What you need to know:
- Capital Markets Authority (CMA) says the firms will need to make the disclosures to the regulator and shareholders four months after the end of the financial year or end of April for companies whose accounts period closes in December.
- The stringent codes became operational last year in the middle of listed firms’ financial year, pushing the compliance deadline to April.
Companies listed at the Nairobi bourse have up to end of next April to comply with the new corporate governance rules that demand disclosure of directors pay, their term limits, adoption of a code of ethics and review of board composition.
Capital Markets Authority (CMA) says the firms will need to make the disclosures to the regulator and shareholders four months after the end of the financial year or end of April for companies whose accounts period closes in December.
The stringent codes became operational last year in the middle of listed firms’ financial year, pushing the compliance deadline to April.
The firms must cap independent directors terms to nine years, ensure diversity in the board with at least a third being independent and a code of ethics established to guard against corrupt directors.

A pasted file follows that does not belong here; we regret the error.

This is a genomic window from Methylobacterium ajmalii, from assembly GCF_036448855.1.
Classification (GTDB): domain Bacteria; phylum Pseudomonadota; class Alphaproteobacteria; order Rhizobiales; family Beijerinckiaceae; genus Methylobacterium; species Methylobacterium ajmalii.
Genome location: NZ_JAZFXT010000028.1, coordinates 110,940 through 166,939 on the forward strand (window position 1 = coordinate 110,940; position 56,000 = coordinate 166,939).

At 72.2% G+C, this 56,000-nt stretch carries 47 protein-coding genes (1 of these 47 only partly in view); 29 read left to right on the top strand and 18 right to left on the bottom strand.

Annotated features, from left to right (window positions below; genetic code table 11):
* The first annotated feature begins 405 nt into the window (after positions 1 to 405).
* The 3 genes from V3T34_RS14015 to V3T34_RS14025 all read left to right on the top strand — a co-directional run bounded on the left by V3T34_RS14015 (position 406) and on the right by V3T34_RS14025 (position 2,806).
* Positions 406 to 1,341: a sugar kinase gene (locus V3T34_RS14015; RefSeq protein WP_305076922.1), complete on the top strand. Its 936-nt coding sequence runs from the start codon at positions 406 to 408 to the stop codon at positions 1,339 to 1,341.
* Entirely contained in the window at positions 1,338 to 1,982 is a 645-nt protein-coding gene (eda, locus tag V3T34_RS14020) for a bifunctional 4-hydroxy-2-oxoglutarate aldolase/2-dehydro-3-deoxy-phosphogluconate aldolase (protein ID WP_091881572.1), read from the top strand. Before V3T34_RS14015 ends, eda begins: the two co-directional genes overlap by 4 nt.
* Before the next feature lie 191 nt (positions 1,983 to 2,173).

The firms are also expected to disclose executive and directors pay and the basis of such payments in annual financial reports.
The executive pay must be within the industry average and must contain an element linked to company performance to avoid higher salaries in underperforming companies.
Experts reckon that some firms are struggling to meet the requirements, prompting International Finance Corporation (IFC) and a Scribes Services, a corporate governance consultancy firm, to host a two-day refresher training staring March 15.
“Scribe Services and IFC have jointly organised sensitisation sessions for boards and management of issuers in Kenya to increase the awareness of their responsibilities as provided in the new code,” said Bernard Kiragu, managing partner at Scribes Services.
The training is anchored on stringent Code of Corporate Governance Practices for Issuers of Securities to the Public 2015, which requires companies to make good corporate governance an integral part of business dealings and culture.
The training will touch on the composition, independence of directors and their responsibilities, especially keeping management in check and protecting investors’ interests.
Companies will be taught the importance of setting ethical standards with boards expected to ensure their structures to verify and safeguard the integrity of financial reports and directors.
The importance of timely and balanced disclosure of material information will also be the focus of the training, a critical plank in avoiding regulatory penalties.
Kenya Airways and Uchumi Supermarkets are some of listed companies which have been plunged into massive loss positions because of governance malpractices.